‘You’ll bait your own hook?’ Lolo asks.
‘Yes!’ Nina answers.
‘And remove your own fish?’ Lolo asks.
‘Yes! Yes!’ Nina answers.
‘Okay, we will try it. Just for today.’”
Ah, the persistence of the young! He teaches her how to paddle, how to bait the hook, and how to pull fish in.
“Hand over hand. Fish after fish.”
But . . . it’s Lolo who’s catching all the fish and filling the buckets. Poor little Nina hasn’t had a bite. Will she ever have a chance to try hand over hand?
No luck, until . . . but I shouldn't spoil the story, should I? :)
Trust me, you’ll enjoy the gentle lesson and the lovely illustrations.
[My Goodreads review includes a picture of Nina and Lolo.]
There are simple, repetitive phrases, words that have nice sounds for kids to have fun with, and well placed print that trails along the pictures for easy reading.
Of course, I liked the story! I was a little girl who liked to go fishing, too!
I must say, I was immediately reminded of Ernest Hemingway's famous story "The Old Man and the Sea", which I reread recently and enjoyed as much as ever. The Boy couldn't go with the Old Man, but he helped as much as he could. I also reviewed that and recommend it (for other reasons!):
Thanks to NetGalley and Second Story Press for the colourful preview copy from which I’ve copied a few quotes. Delightful addition to bookshelves for multi-cultural and equality stories.
Out on the boat, Lolo reels in fish after fish, hand over hand. Nina begins to wonder whether the men were right. Why isn't she catching any fish? Her grandfather dismisses this idea since the fish don't know she's a girl. While pulling in her line to check the bait, she catches a huge fish that pulls out her full line. She struggles to pull it in, and she doubts herself, asking her grandfather for help. And this is my favorite part - he doesn't help. He tells her it's her fight, and she eventually hauls in the giant fish. When they get back to shore late, all of the fishermen are shocked that Nina caught that fish.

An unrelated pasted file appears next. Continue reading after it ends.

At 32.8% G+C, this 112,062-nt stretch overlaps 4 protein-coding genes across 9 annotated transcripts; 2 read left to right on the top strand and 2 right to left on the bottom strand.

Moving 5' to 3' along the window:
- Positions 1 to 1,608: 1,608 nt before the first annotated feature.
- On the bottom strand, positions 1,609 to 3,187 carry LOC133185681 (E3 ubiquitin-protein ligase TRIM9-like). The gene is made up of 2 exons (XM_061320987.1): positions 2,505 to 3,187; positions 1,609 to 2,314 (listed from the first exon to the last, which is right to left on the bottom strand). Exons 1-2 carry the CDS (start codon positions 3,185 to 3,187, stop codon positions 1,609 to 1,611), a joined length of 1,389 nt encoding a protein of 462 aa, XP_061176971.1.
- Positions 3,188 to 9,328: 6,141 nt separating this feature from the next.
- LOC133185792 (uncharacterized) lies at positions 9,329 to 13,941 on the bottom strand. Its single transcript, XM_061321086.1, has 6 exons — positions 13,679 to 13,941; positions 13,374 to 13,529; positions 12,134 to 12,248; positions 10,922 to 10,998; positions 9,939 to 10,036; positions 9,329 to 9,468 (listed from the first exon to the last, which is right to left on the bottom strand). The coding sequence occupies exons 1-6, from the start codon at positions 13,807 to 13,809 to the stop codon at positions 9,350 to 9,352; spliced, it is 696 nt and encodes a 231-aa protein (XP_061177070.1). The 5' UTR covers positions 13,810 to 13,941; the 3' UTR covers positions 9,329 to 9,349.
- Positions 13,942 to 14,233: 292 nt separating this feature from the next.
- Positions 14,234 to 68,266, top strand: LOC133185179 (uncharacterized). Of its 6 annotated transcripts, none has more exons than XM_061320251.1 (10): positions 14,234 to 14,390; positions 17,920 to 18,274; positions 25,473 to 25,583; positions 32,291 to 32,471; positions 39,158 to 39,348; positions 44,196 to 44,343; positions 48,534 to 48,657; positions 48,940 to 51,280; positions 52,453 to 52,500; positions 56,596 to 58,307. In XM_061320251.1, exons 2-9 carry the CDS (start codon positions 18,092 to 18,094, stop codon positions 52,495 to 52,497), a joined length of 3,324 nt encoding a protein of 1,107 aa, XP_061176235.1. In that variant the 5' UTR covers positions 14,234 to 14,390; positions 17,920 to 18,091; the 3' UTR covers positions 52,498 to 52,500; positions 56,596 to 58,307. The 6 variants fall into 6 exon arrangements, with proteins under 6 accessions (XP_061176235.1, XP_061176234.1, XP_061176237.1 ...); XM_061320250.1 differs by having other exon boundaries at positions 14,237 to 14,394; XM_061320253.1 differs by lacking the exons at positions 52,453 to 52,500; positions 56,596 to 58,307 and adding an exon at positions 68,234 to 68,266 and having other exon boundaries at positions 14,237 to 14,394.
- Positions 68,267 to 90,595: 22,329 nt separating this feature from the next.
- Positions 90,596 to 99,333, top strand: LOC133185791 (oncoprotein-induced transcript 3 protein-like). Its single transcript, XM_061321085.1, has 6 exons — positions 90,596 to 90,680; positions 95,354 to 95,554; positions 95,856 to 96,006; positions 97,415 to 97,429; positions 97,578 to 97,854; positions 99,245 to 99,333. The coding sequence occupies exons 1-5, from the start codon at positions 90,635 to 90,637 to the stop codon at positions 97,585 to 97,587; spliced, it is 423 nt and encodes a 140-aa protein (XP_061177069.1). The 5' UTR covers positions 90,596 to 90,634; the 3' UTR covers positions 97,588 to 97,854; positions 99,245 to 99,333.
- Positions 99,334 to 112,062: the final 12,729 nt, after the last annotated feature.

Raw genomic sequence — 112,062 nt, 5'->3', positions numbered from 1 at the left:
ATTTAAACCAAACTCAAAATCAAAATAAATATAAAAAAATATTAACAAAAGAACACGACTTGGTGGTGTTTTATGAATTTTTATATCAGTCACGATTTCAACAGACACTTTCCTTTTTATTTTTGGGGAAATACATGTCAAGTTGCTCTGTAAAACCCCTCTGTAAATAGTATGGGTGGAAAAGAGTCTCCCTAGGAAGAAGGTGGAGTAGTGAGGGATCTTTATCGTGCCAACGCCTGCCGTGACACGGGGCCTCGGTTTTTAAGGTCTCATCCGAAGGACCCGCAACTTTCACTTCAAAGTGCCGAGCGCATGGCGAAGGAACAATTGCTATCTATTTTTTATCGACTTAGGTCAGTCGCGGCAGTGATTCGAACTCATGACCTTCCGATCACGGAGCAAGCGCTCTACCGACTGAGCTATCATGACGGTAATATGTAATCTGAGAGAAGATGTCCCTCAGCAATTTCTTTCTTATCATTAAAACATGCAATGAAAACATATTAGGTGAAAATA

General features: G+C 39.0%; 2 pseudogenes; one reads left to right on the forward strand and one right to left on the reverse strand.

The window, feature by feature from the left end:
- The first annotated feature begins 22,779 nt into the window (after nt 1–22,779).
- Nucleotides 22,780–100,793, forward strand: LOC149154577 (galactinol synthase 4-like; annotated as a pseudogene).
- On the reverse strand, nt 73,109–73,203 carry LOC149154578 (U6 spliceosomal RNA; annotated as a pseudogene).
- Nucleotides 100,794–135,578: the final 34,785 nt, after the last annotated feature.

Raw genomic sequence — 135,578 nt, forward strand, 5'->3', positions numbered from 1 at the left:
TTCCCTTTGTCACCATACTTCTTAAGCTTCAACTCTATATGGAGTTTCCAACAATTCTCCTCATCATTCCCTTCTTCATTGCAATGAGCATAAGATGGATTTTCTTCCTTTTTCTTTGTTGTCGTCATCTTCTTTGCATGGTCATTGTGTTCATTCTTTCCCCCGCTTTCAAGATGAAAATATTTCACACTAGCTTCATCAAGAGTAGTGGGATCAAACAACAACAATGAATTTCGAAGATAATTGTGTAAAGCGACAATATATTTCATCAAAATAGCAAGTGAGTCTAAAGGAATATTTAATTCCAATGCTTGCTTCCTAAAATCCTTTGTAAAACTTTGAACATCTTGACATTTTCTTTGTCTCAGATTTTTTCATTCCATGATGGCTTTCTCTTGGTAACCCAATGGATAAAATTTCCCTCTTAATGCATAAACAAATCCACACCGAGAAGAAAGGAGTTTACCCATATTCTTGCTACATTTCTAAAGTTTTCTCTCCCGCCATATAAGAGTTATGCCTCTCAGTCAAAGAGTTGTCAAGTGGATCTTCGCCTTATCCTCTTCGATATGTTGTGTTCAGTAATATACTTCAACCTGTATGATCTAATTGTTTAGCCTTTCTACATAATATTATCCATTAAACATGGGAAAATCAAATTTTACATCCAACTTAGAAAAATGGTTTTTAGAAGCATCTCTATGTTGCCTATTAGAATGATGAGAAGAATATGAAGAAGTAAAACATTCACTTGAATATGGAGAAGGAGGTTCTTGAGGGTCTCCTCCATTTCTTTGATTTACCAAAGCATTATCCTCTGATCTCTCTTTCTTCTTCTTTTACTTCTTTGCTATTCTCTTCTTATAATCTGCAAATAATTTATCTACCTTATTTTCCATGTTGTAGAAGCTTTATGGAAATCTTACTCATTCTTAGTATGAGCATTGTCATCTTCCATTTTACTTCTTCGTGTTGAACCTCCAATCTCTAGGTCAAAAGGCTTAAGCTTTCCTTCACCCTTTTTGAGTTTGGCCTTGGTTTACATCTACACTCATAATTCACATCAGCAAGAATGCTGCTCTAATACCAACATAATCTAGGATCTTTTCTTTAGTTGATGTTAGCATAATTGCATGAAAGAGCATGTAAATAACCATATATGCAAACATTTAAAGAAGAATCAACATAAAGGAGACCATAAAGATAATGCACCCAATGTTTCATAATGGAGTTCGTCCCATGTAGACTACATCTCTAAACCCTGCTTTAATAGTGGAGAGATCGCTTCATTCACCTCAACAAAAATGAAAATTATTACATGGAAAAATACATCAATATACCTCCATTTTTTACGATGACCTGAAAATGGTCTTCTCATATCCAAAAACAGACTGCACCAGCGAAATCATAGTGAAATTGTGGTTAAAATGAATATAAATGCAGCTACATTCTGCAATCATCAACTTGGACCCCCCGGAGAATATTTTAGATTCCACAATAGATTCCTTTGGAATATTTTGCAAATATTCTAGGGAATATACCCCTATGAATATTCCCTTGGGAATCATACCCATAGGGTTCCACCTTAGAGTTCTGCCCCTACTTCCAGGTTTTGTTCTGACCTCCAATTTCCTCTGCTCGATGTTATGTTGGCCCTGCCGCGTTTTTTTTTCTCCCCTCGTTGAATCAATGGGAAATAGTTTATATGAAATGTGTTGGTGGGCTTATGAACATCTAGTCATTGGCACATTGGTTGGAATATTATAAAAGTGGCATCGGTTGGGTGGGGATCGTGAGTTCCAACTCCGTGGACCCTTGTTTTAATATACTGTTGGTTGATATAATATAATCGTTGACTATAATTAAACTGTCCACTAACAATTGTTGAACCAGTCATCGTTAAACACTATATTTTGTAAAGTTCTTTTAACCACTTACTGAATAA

This book is so great on many levels - the cultural story of the Philippines, the relationship between grandfather and grand-daughter, the gender stereotype discussion, and the message of empowerment. I really enjoyed it!
Blog: Mom's Radius
Nina is a young Philipino girl who wants to go fishing on the banco boat with her Lolo (grandfather). She is told that it is no place for a girl. She continues to ask and tells him she will bait her own hook, and bring in her own catch and he finally relents. Everyone laughs at them and tells him that a girl does not belong on a banco boat, but off they go. He patiently teaches her how to paddle, bait her hook, and bring in the line "hand over hand". She waits and waits as Lolo fills the buckets with fish and she gets nothing on her line until .......
The illustrations are wonderful. They are colourful, simple watercolours that do a wonderful job showing their expressions as well as the scenery. The warmth between Nina and Lolo is quite evident. A great book for family libraries as well as schools, classrooms and public libraries.
My grandson did not understand why girls needed to stay on shore; why couldn’t they fish. Perhaps this is because he lives in the US with younger sisters who do just about everything including fishing with his dad and him. He whole heartily understood and agreed the subtle but meaningful idea that the fish couldn’t see who was holding the line; young, old, male, or female. So maybe the lesson is not for the young but for those older like the men who told her Lolo that she couldn’t do what was considered men’s work.
The publisher through Net Galley provided a copy.